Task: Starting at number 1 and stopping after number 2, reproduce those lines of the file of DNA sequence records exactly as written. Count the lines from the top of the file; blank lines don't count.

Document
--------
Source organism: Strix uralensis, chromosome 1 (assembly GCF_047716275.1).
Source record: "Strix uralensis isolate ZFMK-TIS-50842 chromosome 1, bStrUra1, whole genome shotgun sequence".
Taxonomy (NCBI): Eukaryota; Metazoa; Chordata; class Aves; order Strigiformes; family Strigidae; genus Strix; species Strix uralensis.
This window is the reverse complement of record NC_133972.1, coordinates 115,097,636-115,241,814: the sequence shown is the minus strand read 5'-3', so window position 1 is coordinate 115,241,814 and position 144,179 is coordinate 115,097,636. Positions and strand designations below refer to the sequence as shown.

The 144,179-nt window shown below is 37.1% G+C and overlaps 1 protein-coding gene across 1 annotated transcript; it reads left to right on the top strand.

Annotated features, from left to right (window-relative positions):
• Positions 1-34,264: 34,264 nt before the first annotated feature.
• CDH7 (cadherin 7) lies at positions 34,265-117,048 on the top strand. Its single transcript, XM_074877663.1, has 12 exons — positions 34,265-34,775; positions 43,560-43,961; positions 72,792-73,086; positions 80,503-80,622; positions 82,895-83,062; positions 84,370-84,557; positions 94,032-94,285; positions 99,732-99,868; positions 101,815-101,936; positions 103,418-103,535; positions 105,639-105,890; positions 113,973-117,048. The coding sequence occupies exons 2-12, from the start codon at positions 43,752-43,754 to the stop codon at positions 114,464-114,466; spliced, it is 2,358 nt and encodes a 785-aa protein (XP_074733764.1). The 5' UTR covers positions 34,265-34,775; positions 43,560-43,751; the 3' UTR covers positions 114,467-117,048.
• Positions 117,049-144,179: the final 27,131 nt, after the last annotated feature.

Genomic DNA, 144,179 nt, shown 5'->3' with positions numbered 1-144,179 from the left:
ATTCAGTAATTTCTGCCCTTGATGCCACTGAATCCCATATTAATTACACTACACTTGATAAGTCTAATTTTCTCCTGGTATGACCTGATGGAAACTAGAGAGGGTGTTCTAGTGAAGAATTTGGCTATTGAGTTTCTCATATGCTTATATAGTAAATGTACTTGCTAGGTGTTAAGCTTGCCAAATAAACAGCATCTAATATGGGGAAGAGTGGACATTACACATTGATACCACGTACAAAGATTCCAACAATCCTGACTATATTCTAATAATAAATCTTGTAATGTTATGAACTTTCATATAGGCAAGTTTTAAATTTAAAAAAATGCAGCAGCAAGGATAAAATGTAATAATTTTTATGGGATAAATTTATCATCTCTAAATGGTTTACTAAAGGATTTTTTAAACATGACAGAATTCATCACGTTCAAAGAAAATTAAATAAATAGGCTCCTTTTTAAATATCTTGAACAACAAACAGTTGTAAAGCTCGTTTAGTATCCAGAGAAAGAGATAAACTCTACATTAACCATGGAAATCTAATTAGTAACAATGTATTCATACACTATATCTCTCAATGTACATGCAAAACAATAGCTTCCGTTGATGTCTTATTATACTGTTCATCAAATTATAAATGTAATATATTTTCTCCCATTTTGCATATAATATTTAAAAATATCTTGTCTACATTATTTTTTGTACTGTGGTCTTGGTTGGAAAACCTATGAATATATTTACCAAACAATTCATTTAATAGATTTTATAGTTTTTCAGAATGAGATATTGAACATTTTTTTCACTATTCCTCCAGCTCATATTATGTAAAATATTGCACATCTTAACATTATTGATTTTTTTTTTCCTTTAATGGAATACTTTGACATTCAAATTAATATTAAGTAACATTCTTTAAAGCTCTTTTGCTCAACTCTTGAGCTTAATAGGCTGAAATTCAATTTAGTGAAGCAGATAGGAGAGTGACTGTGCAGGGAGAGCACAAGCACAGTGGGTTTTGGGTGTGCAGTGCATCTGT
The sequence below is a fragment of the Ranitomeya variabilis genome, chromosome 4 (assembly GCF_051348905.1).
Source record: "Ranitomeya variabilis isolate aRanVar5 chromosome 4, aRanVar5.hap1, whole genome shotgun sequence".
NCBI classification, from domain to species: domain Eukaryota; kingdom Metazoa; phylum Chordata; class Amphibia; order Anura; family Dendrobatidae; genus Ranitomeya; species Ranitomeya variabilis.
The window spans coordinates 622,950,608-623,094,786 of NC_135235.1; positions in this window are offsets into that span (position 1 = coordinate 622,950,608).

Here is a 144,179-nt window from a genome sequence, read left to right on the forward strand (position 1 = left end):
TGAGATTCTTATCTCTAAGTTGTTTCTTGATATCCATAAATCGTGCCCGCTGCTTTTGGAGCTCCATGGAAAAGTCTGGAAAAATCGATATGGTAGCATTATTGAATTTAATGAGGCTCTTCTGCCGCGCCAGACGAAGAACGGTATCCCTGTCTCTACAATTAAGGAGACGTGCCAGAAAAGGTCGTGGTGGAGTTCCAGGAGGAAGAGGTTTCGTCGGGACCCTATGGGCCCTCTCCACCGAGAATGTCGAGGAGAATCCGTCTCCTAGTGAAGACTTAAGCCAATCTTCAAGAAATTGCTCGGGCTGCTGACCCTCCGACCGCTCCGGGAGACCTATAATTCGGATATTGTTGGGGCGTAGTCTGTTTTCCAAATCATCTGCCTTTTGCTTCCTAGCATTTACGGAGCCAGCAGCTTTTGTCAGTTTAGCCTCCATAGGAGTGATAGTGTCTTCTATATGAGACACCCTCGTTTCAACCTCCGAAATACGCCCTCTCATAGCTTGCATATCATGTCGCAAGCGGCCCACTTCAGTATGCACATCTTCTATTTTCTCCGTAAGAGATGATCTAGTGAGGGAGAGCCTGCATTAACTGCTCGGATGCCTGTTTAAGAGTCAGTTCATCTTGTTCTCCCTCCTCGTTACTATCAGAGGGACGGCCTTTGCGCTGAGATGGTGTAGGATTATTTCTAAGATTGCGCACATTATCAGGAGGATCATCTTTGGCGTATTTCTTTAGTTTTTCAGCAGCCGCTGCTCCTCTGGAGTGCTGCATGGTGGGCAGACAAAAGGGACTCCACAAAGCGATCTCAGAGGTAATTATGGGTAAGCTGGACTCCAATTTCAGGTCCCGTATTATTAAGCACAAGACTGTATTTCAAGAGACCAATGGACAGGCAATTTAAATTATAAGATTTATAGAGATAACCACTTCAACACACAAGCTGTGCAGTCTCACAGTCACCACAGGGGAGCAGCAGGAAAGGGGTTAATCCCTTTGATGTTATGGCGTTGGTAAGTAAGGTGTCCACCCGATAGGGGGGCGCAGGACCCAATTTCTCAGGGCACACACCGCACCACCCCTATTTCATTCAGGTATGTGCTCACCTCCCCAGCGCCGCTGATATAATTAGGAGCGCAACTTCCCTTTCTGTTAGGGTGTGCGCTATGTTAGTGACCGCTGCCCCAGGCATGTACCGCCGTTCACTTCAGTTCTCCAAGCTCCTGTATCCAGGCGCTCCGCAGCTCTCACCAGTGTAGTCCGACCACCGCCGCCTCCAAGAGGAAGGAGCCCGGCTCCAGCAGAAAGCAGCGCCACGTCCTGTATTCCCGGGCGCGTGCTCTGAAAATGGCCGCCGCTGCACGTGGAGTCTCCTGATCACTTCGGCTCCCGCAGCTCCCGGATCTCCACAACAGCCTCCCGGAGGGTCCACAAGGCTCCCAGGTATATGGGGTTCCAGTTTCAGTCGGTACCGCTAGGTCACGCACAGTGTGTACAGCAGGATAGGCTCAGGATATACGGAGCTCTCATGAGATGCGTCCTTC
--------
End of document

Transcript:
Source organism: Strix uralensis, chromosome 1 (assembly GCF_047716275.1).
Source record: "Strix uralensis isolate ZFMK-TIS-50842 chromosome 1, bStrUra1, whole genome shotgun sequence".